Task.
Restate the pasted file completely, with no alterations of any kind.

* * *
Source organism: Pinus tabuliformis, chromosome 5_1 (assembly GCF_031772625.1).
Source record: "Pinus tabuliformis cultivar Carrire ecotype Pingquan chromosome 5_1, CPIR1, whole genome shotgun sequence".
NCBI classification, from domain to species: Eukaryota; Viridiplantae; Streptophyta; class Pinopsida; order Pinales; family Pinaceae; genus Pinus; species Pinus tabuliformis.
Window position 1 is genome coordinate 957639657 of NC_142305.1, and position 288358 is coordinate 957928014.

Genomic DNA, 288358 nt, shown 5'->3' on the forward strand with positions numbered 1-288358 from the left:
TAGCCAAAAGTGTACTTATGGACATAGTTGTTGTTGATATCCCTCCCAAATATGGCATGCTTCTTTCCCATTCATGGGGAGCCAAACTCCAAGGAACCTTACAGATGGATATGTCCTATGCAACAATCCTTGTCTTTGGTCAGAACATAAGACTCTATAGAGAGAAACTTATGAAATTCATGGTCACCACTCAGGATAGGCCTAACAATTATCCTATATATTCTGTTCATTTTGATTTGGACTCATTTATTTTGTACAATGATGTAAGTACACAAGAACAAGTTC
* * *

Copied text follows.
Source organism: Pinus tabuliformis, chromosome 5_1 (assembly GCF_031772625.1).
Source record: "Pinus tabuliformis cultivar Carrire ecotype Pingquan chromosome 5_1, CPIR1, whole genome shotgun sequence".
NCBI classification, from domain to species: Eukaryota; Viridiplantae; Streptophyta; class Pinopsida; order Pinales; family Pinaceae; genus Pinus; species Pinus tabuliformis.
Window position 1 is genome coordinate 957639657 of NC_142305.1, and position 288358 is coordinate 957928014.

Genomic DNA, 288358 nt, shown 5'->3' on the forward strand with positions numbered 1-288358 from the left:
TAGCCAAAAGTGTACTTATGGACATAGTTGTTGTTGATATCCCTCCCAAATATGGCATGCTTCTTTCCCATTCATGGGGAGCCAAACTCCAAGGAACCTTACAGATGGATATGTCCTATGCAACAATCCTTGTCTTTGGTCAGAACATAAGACTCTATAGAGAGAAACTTATGAAATTCATGGTCACCACTCAGGATAGGCCTAACAATTATCCTATATATTCTGTTCATTTTGATTTGGACTCATTTATTTTGTACAATGATGTAAGTACACAAGAACAAGTTC